Back in Black
Salar Mohandesi, Viewpoint Magazine, February 8, 2017
On Friday, May 3, 1968, several hundred radical students stared down a contingent of fascists outside the Sorbonne, in Paris. The day before, the neo-fascist group Occident torched the offices of a leftist student organization, leaving behind their call sign, the Celtic Cross. In response, radical students called for a demonstration against “fascism and terror,” steeling themselves for a fight.
Brawls between radicals and fascists had become a common feature of the Parisian political scene since the Algerian War, when fascists turned to terrorism, assassination, and bombings in a last-ditch effort to prevent Algerian independence, demolish the left, and seize state power. After the war, paramilitary groups like Occident continued to wage war on the left. In this context, many student radicals began their political education in antifascist organizing, where they learned how to fight fascists in the streets, confront the police, and organize swift, militant actions. As one radical explained, “I was antifascist. That was how I was socialized. Others wielded the dialectic – I wielded the matraque.”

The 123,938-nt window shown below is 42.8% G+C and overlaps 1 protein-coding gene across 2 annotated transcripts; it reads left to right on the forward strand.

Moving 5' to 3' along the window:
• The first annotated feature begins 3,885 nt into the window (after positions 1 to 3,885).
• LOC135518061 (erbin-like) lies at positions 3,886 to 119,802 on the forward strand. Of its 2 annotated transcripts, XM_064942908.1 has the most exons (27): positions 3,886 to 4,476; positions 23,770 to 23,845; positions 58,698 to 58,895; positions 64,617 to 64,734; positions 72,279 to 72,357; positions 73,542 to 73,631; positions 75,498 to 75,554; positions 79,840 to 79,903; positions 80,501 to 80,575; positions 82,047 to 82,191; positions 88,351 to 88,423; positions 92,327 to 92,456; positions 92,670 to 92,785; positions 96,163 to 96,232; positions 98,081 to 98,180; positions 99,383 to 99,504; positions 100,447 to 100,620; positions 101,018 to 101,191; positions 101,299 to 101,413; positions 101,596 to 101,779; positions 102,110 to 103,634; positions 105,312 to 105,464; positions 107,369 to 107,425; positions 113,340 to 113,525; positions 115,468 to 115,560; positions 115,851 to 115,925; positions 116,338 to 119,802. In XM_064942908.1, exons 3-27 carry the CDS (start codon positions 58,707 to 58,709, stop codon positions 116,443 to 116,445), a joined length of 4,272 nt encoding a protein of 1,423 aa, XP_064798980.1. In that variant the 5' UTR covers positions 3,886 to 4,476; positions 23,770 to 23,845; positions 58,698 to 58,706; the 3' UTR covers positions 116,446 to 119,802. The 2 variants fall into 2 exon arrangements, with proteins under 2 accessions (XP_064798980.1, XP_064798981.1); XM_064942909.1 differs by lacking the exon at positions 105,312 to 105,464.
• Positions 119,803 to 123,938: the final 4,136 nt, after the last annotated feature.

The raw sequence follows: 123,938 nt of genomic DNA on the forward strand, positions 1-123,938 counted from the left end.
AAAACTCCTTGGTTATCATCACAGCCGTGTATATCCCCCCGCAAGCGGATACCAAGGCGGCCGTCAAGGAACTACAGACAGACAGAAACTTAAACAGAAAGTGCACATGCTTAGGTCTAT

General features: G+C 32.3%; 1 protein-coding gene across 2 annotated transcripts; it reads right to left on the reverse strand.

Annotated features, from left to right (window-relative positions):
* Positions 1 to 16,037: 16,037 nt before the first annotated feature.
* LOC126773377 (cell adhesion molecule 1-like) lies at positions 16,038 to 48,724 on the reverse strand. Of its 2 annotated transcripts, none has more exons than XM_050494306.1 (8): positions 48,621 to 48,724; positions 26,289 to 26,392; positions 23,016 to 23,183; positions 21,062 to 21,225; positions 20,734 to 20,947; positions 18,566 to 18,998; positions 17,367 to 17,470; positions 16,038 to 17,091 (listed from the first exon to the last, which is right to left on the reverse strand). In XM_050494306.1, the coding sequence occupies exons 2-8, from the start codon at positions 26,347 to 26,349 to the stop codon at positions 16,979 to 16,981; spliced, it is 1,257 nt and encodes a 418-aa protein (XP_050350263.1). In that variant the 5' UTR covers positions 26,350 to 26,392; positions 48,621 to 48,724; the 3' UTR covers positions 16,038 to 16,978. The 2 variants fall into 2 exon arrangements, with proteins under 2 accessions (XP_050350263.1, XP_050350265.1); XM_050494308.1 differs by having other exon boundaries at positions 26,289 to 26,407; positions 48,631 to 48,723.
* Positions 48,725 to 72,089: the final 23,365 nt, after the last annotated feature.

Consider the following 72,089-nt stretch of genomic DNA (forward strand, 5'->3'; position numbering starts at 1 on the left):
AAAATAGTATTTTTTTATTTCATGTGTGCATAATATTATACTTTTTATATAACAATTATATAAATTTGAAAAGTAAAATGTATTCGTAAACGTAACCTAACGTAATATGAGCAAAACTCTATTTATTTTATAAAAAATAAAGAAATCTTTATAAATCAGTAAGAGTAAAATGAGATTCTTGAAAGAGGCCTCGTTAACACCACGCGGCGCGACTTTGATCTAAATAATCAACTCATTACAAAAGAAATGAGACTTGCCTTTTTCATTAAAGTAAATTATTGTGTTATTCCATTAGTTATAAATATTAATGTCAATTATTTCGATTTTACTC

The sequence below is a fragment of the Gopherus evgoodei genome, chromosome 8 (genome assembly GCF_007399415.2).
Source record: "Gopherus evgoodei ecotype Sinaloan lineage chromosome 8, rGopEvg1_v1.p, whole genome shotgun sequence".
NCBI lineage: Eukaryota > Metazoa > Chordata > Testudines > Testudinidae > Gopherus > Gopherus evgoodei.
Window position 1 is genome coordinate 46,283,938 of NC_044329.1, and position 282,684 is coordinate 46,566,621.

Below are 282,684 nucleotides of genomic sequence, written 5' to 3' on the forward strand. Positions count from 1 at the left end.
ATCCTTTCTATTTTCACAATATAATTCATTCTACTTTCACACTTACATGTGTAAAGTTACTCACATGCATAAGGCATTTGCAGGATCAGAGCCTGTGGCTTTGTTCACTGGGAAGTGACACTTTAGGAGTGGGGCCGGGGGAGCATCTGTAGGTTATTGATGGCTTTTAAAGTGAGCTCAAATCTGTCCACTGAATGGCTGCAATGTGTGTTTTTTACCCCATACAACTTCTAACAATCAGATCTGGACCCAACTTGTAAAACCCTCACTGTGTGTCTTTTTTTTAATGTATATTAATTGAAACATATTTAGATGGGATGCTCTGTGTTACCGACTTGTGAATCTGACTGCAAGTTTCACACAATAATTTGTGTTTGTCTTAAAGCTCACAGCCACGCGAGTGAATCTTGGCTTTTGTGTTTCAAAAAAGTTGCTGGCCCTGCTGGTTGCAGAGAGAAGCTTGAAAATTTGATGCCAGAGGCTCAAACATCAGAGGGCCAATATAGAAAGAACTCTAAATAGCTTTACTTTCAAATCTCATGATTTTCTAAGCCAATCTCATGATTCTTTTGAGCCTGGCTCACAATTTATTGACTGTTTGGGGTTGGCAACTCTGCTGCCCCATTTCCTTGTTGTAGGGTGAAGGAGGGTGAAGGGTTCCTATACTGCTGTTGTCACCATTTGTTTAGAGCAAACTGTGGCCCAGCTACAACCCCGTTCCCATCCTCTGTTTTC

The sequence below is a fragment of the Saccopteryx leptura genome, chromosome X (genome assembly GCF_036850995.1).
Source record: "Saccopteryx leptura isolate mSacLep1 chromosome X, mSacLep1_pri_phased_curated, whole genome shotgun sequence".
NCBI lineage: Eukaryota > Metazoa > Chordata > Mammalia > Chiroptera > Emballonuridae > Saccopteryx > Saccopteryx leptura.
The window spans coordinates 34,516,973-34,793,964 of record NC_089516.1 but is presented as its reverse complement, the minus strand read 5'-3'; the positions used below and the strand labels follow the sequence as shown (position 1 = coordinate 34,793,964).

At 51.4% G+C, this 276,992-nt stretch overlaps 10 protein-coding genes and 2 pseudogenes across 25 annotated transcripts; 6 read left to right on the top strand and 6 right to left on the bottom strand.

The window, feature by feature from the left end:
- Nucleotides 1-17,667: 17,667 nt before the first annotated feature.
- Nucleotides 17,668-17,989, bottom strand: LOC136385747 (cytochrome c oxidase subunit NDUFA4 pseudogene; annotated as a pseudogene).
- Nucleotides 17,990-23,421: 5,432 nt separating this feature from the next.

The radical youth groups of the 1960s developed paramilitary wings known as the service d’ordre (SO). As its name suggests, the SO took responsibility for maintaining general order. They acted as parade marshals during demonstrations, protected rallies and meetings from raids, defended militants hawking newspapers from fascist attacks, and later handled security at occupations. But the SO also played an offensive role, disrupting lectures during student strikes, storming fascist meetings, and confronting police during demonstrations. For those in the movement, there was no contradiction between these functions, so long as the SO answered to the larger struggle.